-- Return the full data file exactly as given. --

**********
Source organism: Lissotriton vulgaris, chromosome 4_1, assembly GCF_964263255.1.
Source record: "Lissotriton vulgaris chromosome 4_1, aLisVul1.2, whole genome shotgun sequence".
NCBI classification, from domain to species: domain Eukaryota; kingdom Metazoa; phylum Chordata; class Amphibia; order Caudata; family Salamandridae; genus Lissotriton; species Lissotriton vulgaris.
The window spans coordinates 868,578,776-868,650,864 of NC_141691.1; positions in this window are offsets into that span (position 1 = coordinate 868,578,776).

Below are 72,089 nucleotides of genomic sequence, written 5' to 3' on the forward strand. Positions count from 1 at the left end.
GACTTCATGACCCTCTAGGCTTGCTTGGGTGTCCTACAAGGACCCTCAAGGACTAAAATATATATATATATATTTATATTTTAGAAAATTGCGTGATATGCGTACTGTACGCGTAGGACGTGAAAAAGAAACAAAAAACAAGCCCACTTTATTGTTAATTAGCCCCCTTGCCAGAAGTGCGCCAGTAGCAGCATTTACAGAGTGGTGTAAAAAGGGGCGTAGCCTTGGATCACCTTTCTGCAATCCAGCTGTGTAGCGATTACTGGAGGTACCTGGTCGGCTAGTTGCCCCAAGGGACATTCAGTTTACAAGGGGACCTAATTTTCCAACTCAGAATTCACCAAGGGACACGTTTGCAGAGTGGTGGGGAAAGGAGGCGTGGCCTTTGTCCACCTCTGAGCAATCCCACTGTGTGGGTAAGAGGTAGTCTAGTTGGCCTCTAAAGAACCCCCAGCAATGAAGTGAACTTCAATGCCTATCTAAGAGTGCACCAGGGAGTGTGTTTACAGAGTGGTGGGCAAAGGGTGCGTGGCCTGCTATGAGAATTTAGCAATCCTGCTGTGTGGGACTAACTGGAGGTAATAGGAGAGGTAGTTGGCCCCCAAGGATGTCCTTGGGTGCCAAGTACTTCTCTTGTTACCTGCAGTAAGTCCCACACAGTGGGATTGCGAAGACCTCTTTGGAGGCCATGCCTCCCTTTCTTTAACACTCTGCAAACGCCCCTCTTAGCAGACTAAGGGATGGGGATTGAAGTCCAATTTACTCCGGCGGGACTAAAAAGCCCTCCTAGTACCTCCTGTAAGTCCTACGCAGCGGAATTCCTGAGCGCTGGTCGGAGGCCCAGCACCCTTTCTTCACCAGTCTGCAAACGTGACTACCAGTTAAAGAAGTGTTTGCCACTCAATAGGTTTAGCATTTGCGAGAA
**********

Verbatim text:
Source organism: Lissotriton vulgaris, chromosome 4_1, assembly GCF_964263255.1.
Source record: "Lissotriton vulgaris chromosome 4_1, aLisVul1.2, whole genome shotgun sequence".
NCBI classification, from domain to species: domain Eukaryota; kingdom Metazoa; phylum Chordata; class Amphibia; order Caudata; family Salamandridae; genus Lissotriton; species Lissotriton vulgaris.
The window spans coordinates 868,578,776-868,650,864 of NC_141691.1; positions in this window are offsets into that span (position 1 = coordinate 868,578,776).

Below are 72,089 nucleotides of genomic sequence, written 5' to 3' on the forward strand. Positions count from 1 at the left end.
GACTTCATGACCCTCTAGGCTTGCTTGGGTGTCCTACAAGGACCCTCAAGGACTAAAATATATATATATATATTTATATTTTAGAAAATTGCGTGATATGCGTACTGTACGCGTAGGACGTGAAAAAGAAACAAAAAACAAGCCCACTTTATTGTTAATTAGCCCCCTTGCCAGAAGTGCGCCAGTAGCAGCATTTACAGAGTGGTGTAAAAAGGGGCGTAGCCTTGGATCACCTTTCTGCAATCCAGCTGTGTAGCGATTACTGGAGGTACCTGGTCGGCTAGTTGCCCCAAGGGACATTCAGTTTACAAGGGGACCTAATTTTCCAACTCAGAATTCACCAAGGGACACGTTTGCAGAGTGGTGGGGAAAGGAGGCGTGGCCTTTGTCCACCTCTGAGCAATCCCACTGTGTGGGTAAGAGGTAGTCTAGTTGGCCTCTAAAGAACCCCCAGCAATGAAGTGAACTTCAATGCCTATCTAAGAGTGCACCAGGGAGTGTGTTTACAGAGTGGTGGGCAAAGGGTGCGTGGCCTGCTATGAGAATTTAGCAATCCTGCTGTGTGGGACTAACTGGAGGTAATAGGAGAGGTAGTTGGCCCCCAAGGATGTCCTTGGGTGCCAAGTACTTCTCTTGTTACCTGCAGTAAGTCCCACACAGTGGGATTGCGAAGACCTCTTTGGAGGCCATGCCTCCCTTTCTTTAACACTCTGCAAACGCCCCTCTTAGCAGACTAAGGGATGGGGATTGAAGTCCAATTTACTCCGGCGGGACTAAAAAGCCCTCCTAGTACCTCCTGTAAGTCCTACGCAGCGGAATTCCTGAGCGCTGGTCGGAGGCCCAGCACCCTTTCTTCACCAGTCTGCAAACGTGACTACCAGTTAAAGAAGTGTTTGCCACTCAATAGGTTTAGCATTTGCGAGAA